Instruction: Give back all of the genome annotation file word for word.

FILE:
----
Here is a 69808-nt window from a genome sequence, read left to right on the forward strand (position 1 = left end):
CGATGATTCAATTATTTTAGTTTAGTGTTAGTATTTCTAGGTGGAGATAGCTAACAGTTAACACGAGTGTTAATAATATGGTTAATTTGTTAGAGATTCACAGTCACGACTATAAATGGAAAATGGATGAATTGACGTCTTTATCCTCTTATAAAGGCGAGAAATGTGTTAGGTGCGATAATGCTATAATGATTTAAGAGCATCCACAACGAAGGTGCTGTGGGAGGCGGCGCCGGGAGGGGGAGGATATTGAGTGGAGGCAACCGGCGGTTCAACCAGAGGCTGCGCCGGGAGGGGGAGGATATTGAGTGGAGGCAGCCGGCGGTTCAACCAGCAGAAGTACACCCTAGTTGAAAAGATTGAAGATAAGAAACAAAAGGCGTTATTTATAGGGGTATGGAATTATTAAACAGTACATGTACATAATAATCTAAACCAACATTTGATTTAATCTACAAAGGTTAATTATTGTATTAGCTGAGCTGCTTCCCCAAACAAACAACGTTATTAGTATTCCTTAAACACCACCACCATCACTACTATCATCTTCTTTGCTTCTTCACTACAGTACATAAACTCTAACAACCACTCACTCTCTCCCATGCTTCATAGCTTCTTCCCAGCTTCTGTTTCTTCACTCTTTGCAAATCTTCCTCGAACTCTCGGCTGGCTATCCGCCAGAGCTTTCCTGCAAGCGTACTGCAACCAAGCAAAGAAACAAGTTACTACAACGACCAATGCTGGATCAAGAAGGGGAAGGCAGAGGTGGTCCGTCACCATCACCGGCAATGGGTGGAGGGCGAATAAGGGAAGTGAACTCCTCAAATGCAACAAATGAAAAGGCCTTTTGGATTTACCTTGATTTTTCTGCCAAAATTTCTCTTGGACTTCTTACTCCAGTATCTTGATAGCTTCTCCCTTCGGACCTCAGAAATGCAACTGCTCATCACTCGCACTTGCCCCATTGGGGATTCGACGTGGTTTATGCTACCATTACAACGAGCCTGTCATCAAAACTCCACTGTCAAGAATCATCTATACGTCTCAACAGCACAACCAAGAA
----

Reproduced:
Here is a 69808-nt window from a genome sequence, read left to right on the forward strand (position 1 = left end):
CGATGATTCAATTATTTTAGTTTAGTGTTAGTATTTCTAGGTGGAGATAGCTAACAGTTAACACGAGTGTTAATAATATGGTTAATTTGTTAGAGATTCACAGTCACGACTATAAATGGAAAATGGATGAATTGACGTCTTTATCCTCTTATAAAGGCGAGAAATGTGTTAGGTGCGATAATGCTATAATGATTTAAGAGCATCCACAACGAAGGTGCTGTGGGAGGCGGCGCCGGGAGGGGGAGGATATTGAGTGGAGGCAACCGGCGGTTCAACCAGAGGCTGCGCCGGGAGGGGGAGGATATTGAGTGGAGGCAGCCGGCGGTTCAACCAGCAGAAGTACACCCTAGTTGAAAAGATTGAAGATAAGAAACAAAAGGCGTTATTTATAGGGGTATGGAATTATTAAACAGTACATGTACATAATAATCTAAACCAACATTTGATTTAATCTACAAAGGTTAATTATTGTATTAGCTGAGCTGCTTCCCCAAACAAACAACGTTATTAGTATTCCTTAAACACCACCACCATCACTACTATCATCTTCTTTGCTTCTTCACTACAGTACATAAACTCTAACAACCACTCACTCTCTCCCATGCTTCATAGCTTCTTCCCAGCTTCTGTTTCTTCACTCTTTGCAAATCTTCCTCGAACTCTCGGCTGGCTATCCGCCAGAGCTTTCCTGCAAGCGTACTGCAACCAAGCAAAGAAACAAGTTACTACAACGACCAATGCTGGATCAAGAAGGGGAAGGCAGAGGTGGTCCGTCACCATCACCGGCAATGGGTGGAGGGCGAATAAGGGAAGTGAACTCCTCAAATGCAACAAATGAAAAGGCCTTTTGGATTTACCTTGATTTTTCTGCCAAAATTTCTCTTGGACTTCTTACTCCAGTATCTTGATAGCTTCTCCCTTCGGACCTCAGAAATGCAACTGCTCATCACTCGCACTTGCCCCATTGGGGATTCGACGTGGTTTATGCTACCATTACAACGAGCCTGTCATCAAAACTCCACTGTCAAGAATCATCTATACGTCTCAACAGCACAACCAAGAA